The Freelance Writing Success Class with Jessica Lawlor
In this class, I’m joined by Jessica Lawlor, a freelance expert, writer and trainer who shows us some tools and strategies on how you can build a highly successful freelance writing business. Freelance writing is one of the most profitable, in-demand niches to get into and is growing significantly. Today we talk about some of the skill sets and tips on how you can become an effective freelance writer and have freelance writing success!
[0:00] – Opening thoughts
[0:47] – Introduction to Jessica Lawlor
[1:54] – Opportunities available for people who want to be freelance writers in 2020
[3:06] – Two different ways to look at freelance writing:
– 1) Journalistic freelance writing
– 2) Content marketing
[3:44] – How there were more narrow opportunities for writers in the past, but the sky’s the limit now:
– More common to see qualified, skilled seasoned writers choosing the freelance route:
– Creating their own schedules
– Having more flexibility to write about what they want
– Creating a different kind of life doing the writing that they really love vs. what they were doing before
[5:25] – Requirements to be a writer:
– Find something that you’re passionate about.
– Start with your own stories first.
[9:48] – Strategies on how to enter the freelance writing space and find success:
– 1. Start with your own stories first.
– Articles on LinkedIn
– 2. Develop a portfolio of your work.
– 3. Showcase your portfolio:
– Have your own site.
– Develop your personal brand and blog.
– Use free portfolio sites.
– 4. Two ways to take your writing to another site:
– Start with an idea for an article and write a pitch to an editor.
– Pitch a dream publication or outlet directly. (Understand the style and the type of pieces they’re looking for, and tailor your pitch specifically to the publication or outlet.)
[14:55] – How blogging and showcasing your work can attract freelance writing gigs
[17:10] – How business owners need writers to help with their content
[18:05] – How to set your pitch apart:
– Do your homework.
– In your email, address the editor by name.
– Lay out your pitch in just a couple of sentences, not just a headline.
– What are you going to be talking about in the article?
– What is the reader going to learn?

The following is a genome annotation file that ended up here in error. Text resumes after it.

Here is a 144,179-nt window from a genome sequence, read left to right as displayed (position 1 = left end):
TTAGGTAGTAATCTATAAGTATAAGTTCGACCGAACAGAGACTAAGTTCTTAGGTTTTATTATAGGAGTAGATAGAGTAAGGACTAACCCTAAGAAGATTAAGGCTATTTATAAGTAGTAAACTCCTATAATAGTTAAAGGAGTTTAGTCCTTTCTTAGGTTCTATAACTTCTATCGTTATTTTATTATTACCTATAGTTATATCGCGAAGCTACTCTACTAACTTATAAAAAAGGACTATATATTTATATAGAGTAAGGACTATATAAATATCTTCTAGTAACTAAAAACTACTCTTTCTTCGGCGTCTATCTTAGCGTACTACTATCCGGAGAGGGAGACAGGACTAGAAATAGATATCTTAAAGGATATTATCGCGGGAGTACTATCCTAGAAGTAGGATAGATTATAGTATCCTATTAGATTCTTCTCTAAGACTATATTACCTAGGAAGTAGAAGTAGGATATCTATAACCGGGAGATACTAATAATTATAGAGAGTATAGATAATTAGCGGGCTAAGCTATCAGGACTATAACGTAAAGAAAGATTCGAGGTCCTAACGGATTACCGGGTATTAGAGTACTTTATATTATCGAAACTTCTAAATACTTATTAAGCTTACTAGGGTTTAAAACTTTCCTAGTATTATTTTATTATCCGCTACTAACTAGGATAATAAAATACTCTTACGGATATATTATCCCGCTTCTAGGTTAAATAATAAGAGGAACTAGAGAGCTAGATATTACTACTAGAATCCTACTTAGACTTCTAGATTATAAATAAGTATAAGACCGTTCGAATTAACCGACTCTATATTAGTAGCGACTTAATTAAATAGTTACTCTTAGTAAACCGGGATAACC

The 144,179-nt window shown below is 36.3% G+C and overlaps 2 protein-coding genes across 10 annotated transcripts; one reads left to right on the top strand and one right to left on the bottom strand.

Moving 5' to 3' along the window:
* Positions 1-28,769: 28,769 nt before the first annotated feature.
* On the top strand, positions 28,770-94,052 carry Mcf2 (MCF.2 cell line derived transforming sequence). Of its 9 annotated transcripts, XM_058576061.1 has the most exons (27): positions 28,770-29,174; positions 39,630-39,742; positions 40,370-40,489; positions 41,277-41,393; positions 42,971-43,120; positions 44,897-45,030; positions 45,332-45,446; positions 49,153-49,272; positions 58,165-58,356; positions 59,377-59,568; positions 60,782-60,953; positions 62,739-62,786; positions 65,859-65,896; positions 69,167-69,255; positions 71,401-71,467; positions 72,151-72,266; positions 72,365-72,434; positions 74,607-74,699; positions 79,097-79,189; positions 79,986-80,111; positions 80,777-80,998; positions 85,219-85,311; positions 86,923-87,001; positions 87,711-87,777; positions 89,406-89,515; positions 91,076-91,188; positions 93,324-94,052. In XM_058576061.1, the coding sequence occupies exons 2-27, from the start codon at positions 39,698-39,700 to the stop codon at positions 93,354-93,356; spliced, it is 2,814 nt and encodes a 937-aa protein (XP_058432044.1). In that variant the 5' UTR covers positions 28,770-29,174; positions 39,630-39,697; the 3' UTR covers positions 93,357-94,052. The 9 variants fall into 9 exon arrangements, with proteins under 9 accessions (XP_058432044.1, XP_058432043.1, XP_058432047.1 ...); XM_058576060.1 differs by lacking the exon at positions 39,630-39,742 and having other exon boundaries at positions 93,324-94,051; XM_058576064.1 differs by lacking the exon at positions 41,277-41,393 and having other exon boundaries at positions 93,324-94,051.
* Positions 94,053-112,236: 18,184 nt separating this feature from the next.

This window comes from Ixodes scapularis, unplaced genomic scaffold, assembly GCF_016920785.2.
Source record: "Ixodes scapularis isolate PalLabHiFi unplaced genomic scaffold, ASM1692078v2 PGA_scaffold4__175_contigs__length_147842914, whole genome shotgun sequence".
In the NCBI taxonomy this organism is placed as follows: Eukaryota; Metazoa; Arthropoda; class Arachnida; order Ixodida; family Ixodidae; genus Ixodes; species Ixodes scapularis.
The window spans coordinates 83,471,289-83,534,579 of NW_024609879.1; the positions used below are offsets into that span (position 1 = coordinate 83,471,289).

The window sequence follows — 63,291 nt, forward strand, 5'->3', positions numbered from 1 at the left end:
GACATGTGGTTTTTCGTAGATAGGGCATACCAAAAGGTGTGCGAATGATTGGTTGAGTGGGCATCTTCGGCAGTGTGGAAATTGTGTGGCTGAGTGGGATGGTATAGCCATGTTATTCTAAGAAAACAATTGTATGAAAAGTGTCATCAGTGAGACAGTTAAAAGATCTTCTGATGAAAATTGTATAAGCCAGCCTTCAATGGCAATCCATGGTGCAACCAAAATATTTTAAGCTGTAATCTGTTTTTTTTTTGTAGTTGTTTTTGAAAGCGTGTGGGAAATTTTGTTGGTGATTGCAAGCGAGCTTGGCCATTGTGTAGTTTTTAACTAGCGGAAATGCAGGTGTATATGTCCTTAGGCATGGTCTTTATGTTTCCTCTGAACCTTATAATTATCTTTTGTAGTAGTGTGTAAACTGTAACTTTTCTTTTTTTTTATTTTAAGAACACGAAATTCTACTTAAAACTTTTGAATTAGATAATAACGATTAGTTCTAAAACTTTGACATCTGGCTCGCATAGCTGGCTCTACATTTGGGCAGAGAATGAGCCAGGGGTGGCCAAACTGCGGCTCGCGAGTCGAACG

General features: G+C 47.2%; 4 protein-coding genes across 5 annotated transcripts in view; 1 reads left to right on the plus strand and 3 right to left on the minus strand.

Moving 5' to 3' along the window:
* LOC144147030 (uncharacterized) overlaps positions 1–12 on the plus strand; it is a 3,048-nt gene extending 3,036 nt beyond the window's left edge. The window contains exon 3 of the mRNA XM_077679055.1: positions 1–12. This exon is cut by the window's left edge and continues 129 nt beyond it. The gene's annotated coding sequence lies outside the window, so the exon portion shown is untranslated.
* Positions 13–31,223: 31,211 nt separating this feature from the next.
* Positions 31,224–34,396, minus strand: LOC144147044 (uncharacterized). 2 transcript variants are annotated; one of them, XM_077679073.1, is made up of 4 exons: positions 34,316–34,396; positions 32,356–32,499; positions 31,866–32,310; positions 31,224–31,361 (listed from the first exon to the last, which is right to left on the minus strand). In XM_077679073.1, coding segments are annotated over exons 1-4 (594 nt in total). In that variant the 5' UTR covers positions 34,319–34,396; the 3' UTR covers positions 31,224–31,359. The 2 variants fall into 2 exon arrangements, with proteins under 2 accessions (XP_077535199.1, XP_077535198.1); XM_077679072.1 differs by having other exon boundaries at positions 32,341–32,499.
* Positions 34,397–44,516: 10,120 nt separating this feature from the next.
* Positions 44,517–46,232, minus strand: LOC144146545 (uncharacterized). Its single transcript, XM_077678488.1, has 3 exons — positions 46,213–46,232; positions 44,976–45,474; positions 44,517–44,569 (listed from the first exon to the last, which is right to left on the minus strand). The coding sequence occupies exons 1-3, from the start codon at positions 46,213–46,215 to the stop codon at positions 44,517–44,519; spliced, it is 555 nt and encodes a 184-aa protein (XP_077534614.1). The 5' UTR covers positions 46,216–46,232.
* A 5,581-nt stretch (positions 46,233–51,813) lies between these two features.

– Why are you pitching this idea to the site you’re pitching it to?
– Mention who you might interview or speak with.
– Keep it short and simple (no more than a paragraph or two).
– Wait and see.
– Follow up after a week.
– After that, let the idea go and take it to another publication.
[21:16] – How to get on the editor’s good side once you land the pitch:
– Ask the editor if they have submission guidelines or a style guide.
– Read other articles on the site to emulate the style.
[23:16] – Advice for those just starting their freelance writing business:
– Get involved in writers communities and social media.
[25:47] – Encouragement that one-off projects can turn into long-term contracts
[27:49] – How to learn more about Jessica’s work
[29:00] – Final thoughts
Resources and tools discussed in this episode:
Learn more about Jessica Lawlor:
– Jessica Lawlor & Company: https://jessicalawlor.com/
– Jessica’s log: https://jessicalawlor.com/blog/
– Jessica on Twitter (@jesslaw): https://twitter.com/jesslaw?lang=en
– Jessica on Instagram: https://www.instagram.com/jessicallawlor/?hl=en
The Write Life: https://thewritelife.com/
– Facebook Community: https://www.facebook.com/thewritelifesite
Muck Rack: https://muckrack.com/
HARO (Help a Reporter Out): https://www.helpareporter.com/
Huffington Post: https://www.huffingtonpost.ca/
Where to Pitch: https://wheretopitch.com/
Sonia Weiser on Twitter (@weischoice): https://twitter.com/weischoice?lang=en
LET US KNOW WHAT YOU THINK:
– Leave a note in the comment section below.
– Ask a question at [email protected]
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